8. The method of claim 1, wherein using the one or more training sets to select one or more of the one or more multispectral box features to generate a multispectral attribute detector comprises using adaptive boosting learning.
9. The method of claim 1, wherein using the one or more training sets to select one or more of the one or more multispectral box features to generate a multispectral attribute detector comprises using a positive training set, a negative training set and the group of multispectral box features as input.
10. The method of claim 9, wherein using the one or more training sets to select one or more of the one or more multispectral box features to generate a multispectral attribute detector comprises using an algorithm to select one or more features for discrimination between items from the positive training set and negative training set.
11. The method of claim 1, wherein using the multispectral attribute detector to identify a location of an attribute in video surveillance comprises using a multispectral image to be classified and the multispectral attribute detector as input.
12. The method of claim 11, wherein for every location and scale of the multispectral image, applying the multispectral attribute detector to identify the attribute in each spectra of the multispectral image.
13. The method of claim 1, further comprising classifying one or more new multispectral images.
14. The method of claim 1, further comprising using adaptive boosting learning to assemble one or more weak classifiers into one single strong classifier.
15. The method of claim 14, wherein assembling one or more weak classifiers into one single strong classifier comprises initializing one or more sample weights and, for each cycle, identifying a classifier that performs on a weighted sample and increasing weights of one or more misclassified examples.
16. The method of claim 1, further comprising providing a system, wherein the system comprises one or more distinct software modules, each of the one or more distinct software modules being embodied on a tangible computer-readable recordable storage medium, and wherein the one or more distinct software modules comprise an examples collector module, a labeling interface module, a training set generator module, a feature enumerator module and a multispectral Adaboost learner module executing on a hardware processor.
17. A tangible computer device includes a computer useable program code for detecting an attribute in video surveillance, the computer device including:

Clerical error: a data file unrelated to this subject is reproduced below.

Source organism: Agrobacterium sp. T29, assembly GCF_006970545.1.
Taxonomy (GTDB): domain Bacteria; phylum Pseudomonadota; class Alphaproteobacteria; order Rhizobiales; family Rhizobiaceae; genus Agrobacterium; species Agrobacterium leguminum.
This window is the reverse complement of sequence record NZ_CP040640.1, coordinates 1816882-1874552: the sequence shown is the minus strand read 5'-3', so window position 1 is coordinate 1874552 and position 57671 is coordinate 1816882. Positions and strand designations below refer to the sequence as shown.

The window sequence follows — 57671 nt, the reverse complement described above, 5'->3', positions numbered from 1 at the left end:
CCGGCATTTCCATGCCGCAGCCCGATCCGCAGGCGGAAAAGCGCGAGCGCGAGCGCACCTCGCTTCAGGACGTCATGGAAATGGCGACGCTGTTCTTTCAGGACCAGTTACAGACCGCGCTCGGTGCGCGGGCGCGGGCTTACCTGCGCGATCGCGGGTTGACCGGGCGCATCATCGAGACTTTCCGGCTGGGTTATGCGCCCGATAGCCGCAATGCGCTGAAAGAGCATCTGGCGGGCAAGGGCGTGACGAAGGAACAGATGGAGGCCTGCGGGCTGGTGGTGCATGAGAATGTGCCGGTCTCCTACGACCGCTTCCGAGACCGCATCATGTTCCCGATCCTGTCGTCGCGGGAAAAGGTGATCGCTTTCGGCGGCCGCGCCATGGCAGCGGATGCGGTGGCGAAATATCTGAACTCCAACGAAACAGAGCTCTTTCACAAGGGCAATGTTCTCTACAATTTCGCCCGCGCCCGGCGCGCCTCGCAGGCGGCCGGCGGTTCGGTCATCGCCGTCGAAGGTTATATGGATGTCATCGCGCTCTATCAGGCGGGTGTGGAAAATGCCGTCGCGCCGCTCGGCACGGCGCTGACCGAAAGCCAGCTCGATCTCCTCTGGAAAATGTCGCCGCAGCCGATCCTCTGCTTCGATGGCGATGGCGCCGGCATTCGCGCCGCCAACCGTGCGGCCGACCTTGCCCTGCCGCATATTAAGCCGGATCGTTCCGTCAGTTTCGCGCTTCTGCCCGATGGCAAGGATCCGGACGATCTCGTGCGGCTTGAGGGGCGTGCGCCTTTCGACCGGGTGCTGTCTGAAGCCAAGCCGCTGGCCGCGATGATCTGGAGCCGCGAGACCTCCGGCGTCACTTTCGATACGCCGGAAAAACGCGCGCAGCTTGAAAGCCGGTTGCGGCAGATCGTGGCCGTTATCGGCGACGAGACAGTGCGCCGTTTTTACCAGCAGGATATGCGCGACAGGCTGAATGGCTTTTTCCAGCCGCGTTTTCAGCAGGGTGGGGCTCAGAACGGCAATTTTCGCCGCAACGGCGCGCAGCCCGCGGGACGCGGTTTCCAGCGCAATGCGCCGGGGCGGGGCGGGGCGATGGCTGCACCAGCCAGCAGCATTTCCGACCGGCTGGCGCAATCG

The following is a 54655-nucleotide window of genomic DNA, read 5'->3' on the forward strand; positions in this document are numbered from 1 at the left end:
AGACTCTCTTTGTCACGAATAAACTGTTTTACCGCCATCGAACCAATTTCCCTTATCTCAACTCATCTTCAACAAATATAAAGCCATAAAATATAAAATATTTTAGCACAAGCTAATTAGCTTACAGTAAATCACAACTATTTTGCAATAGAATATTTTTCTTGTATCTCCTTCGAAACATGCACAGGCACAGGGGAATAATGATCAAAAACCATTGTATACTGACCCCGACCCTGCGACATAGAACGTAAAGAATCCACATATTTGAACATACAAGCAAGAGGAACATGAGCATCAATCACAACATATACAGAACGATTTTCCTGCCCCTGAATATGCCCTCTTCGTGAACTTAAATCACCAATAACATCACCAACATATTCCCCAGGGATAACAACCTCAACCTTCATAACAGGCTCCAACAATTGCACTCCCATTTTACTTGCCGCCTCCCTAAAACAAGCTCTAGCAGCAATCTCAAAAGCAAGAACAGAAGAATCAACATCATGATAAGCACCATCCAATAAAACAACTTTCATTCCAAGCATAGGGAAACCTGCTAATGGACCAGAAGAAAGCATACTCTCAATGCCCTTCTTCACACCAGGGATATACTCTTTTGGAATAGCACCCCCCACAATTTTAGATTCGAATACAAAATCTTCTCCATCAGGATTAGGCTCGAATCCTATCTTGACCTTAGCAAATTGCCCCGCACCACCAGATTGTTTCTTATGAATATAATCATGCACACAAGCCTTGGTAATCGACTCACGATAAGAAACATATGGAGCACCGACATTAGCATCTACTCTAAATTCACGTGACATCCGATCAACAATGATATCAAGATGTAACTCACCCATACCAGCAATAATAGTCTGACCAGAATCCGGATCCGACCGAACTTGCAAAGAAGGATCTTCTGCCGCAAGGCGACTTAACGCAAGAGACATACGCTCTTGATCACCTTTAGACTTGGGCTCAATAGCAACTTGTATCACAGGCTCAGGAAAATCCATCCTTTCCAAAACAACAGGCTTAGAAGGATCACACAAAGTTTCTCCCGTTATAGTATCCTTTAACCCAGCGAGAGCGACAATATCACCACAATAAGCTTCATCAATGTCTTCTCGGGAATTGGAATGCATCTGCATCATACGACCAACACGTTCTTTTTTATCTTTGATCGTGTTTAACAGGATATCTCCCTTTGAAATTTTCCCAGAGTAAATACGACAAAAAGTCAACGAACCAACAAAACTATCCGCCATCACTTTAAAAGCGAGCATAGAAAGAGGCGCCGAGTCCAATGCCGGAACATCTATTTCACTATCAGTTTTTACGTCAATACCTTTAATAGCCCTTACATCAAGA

computer useable program code for generating one or more training sets of one or more multispectral images;
computer useable program code for generating a group of one or more multispectral box features, wherein the computer useable program code for generating a group of one or more multispectral box features comprises:
computer useable program code for receiving input of a two-dimensional detector size of a width and height, a number of spectral bands in the one or more multispectral images, and integer values representing a minimum and maximum width and height of one or more multispectral box features; computer useable program code for fixing a feature width and height; computer useable program code for generating one or more feature building blocks with the fixed width and height; computer useable program code for placing a feature building block at a same location for each spectral band level for one or more locations in the two-dimensional detector size; and computer useable program code for enumerating one or more combinations of the one or more feature building blocks through each spectral band level until all sizes within the integer values have been covered, and wherein each combination determines a multispectral box feature; computer useable program code for using the one or more training sets to select one or more of the one or more multispectral box features to generate a multispectral attribute detector; and computer useable program code for using the multispectral attribute detector to identify a location of an attribute in video surveillance, wherein using the multispectral attribute detector to identify a location of an attribute in video surveillance comprises, for one or more locations on each spectral band level of the multispectral image, applying the multispectral attribute detector and producing an output indicating attribute detection or an output indicating no attribute detection, and wherein the attribute corresponds to the multispectral attribute detector; wherein the computer useable program code for generating one or more training sets of one or more multispectral images comprises computer useable program code for generating a positive training set, and wherein the computer useable program code for generating a positive training set further comprises: computer useable program code for collecting one or more multispectral images of a given attribute for which a detector is to be trained; and selecting one or more rectangular regions in the one or more multispectral images that correspond to the attribute; and resealing the one or more selected regions to correspond to a desired detector size.
18. The computer device of claim 17, wherein the computer useable program code for generating one or more training sets of one or more multispectral images comprises computer useable program code for generating a negative training set, and where the computer useable program code for generating a negative training set further comprises:
computer useable program code for collecting one or more multispectral images that do not contain a given attribute for which a detector is to be trained; and
computer useable program code for randomly sampling portions of the one or more multispectral images of a size that corresponds to a desired detector size.